As Tulsa County prepares to charge the city of Tulsa a flat fee for holding municipal inmates in the Tulsa Jail, a few obvious questions arise:
Does the city have the money to pay the flat fee? If so, will it agree to pay it? And what happens if the city doesn’t have the money, or refuses to pay?
Mayor Dewey Bartlett’s chief of staff, Jarred Brejcha, said Thursday that the city does not have the money to pay the higher rate, and wouldn’t pay it if it did.
“They don’t want it (the flat fee) to have a relation to what our prisoners’ actually costs are,” Brejcha said of the county. “We don’t see that as fair.”
County Commissioner John Smaligo recently renewed his call to have the city pay an annual flat fee of $4 million to $6 million. The figure is based on what the city of Broken Arrow spends to operate its jail.
Commissioner Ron Peters has his own method of calculating the actual cost. A 1992 report from the city of Tulsa, Peters notes, found that the city should be paying $1.6 million a year to hold its inmates in the jail.
Taking into account inflation, as well as increased medical and transportations costs, the annual cost to hold municipal inmates in the jail in 2015 is likely more than $3 million, Peters said.
“I would say it would be no later than three weeks” before we have a vote on the flat fee, Peters said Wednesday.
Peters, who has led the county’s jail negotiations with the city, defended the county’s decision to move forward with the flat fee.
“We have had negotiations (with the city) for about 21 months and we haven’t gotten very far, so it is our responsibility to set appropriate costs, and we are going to move forward in that direction,” he said.
Brejcha said the county is changing the rules midstream by going from a rate based on actual costs to a rate it believes the city should pay.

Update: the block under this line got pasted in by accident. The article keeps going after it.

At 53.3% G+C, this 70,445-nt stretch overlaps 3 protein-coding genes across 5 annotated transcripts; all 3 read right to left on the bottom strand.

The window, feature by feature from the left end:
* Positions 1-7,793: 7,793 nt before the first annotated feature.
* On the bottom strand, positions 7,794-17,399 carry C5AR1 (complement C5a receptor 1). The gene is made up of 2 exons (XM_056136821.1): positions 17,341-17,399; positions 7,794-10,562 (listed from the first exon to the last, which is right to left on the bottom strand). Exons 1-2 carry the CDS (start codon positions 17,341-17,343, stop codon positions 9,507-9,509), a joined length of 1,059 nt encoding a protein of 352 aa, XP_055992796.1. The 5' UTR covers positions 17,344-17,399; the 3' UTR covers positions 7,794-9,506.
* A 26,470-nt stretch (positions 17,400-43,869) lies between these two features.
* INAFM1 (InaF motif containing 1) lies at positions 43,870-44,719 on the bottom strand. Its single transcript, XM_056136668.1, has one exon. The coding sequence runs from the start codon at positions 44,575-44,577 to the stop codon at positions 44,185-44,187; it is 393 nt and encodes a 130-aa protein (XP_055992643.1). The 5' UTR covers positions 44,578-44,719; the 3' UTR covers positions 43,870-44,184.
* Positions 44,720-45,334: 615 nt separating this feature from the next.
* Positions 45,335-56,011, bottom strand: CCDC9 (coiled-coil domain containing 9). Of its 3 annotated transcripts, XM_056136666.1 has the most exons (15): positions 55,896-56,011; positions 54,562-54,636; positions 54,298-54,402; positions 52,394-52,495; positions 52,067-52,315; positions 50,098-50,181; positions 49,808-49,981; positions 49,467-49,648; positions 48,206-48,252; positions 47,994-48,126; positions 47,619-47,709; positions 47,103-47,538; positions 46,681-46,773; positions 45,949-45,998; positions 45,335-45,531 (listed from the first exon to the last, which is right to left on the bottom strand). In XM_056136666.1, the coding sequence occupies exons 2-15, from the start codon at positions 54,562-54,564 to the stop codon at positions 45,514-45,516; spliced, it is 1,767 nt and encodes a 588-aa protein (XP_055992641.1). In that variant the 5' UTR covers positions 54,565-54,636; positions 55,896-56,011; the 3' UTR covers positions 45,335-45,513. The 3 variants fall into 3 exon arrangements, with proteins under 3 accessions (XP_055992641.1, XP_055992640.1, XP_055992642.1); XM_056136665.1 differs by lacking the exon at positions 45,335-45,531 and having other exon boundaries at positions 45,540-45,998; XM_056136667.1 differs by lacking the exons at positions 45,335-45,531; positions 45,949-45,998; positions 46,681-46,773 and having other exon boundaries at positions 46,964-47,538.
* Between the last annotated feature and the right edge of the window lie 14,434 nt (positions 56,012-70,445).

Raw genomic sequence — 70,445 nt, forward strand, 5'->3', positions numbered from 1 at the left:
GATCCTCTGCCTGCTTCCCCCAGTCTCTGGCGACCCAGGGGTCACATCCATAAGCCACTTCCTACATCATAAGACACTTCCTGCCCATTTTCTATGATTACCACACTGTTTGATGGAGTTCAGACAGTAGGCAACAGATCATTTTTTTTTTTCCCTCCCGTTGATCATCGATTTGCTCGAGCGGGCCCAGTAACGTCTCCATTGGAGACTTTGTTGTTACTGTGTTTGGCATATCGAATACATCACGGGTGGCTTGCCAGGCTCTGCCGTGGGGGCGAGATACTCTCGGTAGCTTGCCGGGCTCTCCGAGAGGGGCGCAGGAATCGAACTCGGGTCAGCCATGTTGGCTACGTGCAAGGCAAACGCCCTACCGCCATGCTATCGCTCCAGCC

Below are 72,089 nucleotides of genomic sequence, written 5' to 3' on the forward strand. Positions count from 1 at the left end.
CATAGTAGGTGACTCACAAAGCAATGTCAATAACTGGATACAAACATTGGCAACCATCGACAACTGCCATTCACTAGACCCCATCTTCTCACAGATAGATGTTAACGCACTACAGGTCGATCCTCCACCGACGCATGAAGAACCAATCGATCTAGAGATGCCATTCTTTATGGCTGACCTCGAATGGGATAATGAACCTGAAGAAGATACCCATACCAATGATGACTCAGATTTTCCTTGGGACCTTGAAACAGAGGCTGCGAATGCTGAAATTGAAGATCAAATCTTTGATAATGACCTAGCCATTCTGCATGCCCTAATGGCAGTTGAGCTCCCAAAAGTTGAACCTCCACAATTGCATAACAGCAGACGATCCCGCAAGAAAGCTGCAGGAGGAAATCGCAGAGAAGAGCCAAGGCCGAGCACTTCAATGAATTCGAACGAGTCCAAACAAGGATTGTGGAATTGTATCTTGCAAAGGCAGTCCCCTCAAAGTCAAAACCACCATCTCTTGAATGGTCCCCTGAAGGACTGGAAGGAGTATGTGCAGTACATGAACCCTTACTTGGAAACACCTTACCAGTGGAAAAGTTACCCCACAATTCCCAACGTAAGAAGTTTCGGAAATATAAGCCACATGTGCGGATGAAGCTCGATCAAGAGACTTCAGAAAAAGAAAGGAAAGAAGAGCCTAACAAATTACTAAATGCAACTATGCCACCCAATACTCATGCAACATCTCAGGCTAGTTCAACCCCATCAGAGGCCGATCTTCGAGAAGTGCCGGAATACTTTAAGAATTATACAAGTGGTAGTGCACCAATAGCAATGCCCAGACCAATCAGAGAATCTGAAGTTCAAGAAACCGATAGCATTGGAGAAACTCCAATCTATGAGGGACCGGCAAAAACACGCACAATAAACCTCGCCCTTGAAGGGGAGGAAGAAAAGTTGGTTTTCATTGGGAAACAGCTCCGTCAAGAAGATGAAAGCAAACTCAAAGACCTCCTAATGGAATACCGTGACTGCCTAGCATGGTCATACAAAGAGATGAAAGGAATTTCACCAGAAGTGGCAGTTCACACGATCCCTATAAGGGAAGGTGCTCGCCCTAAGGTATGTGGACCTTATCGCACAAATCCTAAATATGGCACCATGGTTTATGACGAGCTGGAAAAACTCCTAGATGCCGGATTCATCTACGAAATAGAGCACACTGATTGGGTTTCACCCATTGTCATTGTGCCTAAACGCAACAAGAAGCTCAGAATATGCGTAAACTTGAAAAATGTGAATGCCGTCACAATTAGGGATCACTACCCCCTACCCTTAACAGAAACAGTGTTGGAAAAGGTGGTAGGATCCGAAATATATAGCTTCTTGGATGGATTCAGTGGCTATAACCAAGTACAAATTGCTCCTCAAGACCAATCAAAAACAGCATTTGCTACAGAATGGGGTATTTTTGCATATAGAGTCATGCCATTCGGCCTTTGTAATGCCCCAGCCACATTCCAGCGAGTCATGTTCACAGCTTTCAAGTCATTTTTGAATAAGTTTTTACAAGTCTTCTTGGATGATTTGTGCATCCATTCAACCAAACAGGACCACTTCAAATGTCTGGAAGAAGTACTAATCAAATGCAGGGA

“If anybody is wondering why these talks have been so difficult and why we haven’t gotten to an agreement, if this doesn’t clarify that picture, I don’t know what does,” Brjecha said.
A private study done for the Tulsa County Criminal Justice Authority found it costs $64.13 a day to hold an inmate in the jail.
The city of Tulsa pays $69 per day per inmate. With approximately 30 municipal inmates in the jail each day, the annual cost is approximately $750,000.
If the county decided to charge the city a flat fee of $3.5 million, for example, and the city’s daily inmate count remained steady, the city would be paying about $320 per inmate per day.
Put another way, Brejcha said, $3.5 million would cover the cost of holding 169 municipal prisoners a day for an entire year under the current $69 rate.
“This is an aberration from where we have been negotiating this entire time,” Brejcha said. “So now they are leaving behind months and months of discussion that led to the $69 rate.”
Negotiators representing the city of Tulsa and the Criminal Justice Authority, which oversees the jail, last fall announced an agreement in principle tying the city’s daily rate to the rate paid by the U.S. Marshal’s Service.
However, the city and county have been unable to hammer out an actual agreement, with both sides characterizing their differences as minor.
“Why would they want to charge their own citizens in a partner community so much more than what they are charging the U.S. Marshal’s Service?” Brecha said.
Commissioner Karen Keith, who is chairwoman of the Criminal Justice Authority, said the county is simply looking to cover its costs.
“I just think the city has to get realistic about costs,” Keith said.
Today the city is paying half of what it agreed in 1992 was a fair rate, Keith added.
“That is inadequate,” she said.
If there is any good news to come from the latest installment of this long-standing dispute, it is that the county has not threatened to turn away municipal prisoners from the Tulsa Jail, and the city is not threatening a lawsuit — for now.
Brejcha said that if the county does implement a flat fee not based on actual costs, the city would continue to pay the $69 rate.
“As long as we are paying for our people and they are accepting our people, there is no reason to get into legal action,” he said.
But close the jail doors, Brejcha added, “that would give us no choice.”